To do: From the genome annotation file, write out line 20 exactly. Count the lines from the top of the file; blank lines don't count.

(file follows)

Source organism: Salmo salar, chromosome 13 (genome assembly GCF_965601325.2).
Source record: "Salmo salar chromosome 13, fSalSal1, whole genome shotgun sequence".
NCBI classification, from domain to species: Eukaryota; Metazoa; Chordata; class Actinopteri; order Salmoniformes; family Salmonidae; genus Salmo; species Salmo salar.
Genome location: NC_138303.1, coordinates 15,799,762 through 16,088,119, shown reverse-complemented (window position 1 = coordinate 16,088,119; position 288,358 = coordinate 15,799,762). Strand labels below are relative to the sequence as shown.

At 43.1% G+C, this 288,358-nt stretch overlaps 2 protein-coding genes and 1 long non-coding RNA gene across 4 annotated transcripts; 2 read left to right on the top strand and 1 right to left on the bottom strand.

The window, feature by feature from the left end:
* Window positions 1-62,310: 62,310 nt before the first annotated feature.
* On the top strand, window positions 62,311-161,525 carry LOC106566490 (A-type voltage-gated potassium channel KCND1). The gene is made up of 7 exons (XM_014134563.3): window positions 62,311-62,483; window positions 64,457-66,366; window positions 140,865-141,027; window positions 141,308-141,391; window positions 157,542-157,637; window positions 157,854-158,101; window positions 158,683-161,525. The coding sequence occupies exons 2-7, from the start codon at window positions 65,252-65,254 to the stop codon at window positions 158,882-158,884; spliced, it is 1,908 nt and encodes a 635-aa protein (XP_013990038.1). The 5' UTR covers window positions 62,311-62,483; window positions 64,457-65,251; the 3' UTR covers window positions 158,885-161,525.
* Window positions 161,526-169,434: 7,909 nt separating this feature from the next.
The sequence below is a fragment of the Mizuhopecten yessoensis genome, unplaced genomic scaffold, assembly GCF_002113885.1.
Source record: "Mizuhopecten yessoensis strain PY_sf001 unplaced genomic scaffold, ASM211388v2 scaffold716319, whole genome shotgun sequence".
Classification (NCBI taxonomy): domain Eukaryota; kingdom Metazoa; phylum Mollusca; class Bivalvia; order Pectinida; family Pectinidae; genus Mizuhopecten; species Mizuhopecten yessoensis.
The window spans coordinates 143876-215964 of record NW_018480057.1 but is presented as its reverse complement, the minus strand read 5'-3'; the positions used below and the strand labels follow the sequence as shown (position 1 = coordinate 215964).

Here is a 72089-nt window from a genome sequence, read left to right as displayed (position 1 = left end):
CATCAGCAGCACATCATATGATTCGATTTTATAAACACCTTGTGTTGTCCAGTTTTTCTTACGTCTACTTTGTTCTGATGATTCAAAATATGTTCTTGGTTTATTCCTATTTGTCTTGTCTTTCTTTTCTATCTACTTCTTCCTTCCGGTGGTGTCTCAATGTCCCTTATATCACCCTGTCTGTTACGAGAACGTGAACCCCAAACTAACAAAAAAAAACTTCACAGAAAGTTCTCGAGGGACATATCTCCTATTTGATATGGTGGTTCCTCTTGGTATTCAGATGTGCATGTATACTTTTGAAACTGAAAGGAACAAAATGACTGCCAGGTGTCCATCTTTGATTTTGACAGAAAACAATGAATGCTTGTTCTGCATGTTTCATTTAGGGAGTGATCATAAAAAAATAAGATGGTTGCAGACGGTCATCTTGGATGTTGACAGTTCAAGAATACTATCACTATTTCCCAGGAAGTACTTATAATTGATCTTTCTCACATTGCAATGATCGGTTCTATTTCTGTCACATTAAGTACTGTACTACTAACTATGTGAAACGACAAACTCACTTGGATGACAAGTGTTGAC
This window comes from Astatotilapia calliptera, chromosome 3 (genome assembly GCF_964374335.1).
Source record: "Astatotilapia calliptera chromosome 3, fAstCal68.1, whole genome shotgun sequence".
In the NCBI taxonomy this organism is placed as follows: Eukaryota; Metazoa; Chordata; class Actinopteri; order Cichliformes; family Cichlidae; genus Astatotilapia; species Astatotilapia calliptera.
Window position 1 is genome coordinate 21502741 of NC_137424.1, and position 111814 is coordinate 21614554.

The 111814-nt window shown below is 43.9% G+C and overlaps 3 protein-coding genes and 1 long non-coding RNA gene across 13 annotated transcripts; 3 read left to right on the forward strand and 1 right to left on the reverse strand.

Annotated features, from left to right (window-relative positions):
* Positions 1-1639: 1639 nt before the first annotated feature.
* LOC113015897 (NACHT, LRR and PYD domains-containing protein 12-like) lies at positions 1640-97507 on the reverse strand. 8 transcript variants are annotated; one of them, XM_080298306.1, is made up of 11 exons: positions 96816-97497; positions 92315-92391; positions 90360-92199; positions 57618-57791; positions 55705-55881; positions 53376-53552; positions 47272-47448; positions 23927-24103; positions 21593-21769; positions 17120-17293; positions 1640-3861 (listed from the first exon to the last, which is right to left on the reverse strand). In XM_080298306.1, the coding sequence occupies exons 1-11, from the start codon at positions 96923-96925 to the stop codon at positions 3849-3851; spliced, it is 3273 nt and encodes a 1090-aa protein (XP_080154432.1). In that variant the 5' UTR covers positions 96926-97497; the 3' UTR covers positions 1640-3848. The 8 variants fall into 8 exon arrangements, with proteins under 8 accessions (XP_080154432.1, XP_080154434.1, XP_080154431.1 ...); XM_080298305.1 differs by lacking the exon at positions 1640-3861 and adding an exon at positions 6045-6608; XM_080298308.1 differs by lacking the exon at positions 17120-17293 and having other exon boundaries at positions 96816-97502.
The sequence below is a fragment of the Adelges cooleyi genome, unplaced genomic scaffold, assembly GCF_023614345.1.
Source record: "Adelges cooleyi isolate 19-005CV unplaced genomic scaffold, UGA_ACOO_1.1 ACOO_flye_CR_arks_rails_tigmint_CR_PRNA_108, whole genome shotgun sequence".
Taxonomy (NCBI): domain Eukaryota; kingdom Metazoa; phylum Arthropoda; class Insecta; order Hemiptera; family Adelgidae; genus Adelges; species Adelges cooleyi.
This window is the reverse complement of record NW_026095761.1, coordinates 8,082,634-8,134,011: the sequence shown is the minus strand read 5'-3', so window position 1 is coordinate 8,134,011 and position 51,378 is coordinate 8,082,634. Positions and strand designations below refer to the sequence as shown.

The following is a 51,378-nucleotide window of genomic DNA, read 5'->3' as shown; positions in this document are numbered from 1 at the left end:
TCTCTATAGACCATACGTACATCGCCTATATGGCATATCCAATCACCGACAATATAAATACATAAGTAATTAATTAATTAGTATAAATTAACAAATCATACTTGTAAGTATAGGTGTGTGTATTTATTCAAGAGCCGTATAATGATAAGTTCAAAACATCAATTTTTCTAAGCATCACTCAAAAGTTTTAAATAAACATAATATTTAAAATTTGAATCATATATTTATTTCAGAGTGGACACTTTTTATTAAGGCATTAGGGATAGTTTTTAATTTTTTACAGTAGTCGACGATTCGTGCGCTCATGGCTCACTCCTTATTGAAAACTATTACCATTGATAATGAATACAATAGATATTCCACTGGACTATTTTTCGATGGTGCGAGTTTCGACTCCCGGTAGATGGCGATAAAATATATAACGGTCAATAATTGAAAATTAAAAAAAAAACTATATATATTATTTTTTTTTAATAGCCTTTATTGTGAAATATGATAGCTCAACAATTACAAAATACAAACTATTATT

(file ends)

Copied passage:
The 111814-nt window shown below is 43.9% G+C and overlaps 3 protein-coding genes and 1 long non-coding RNA gene across 13 annotated transcripts; 3 read left to right on the forward strand and 1 right to left on the reverse strand.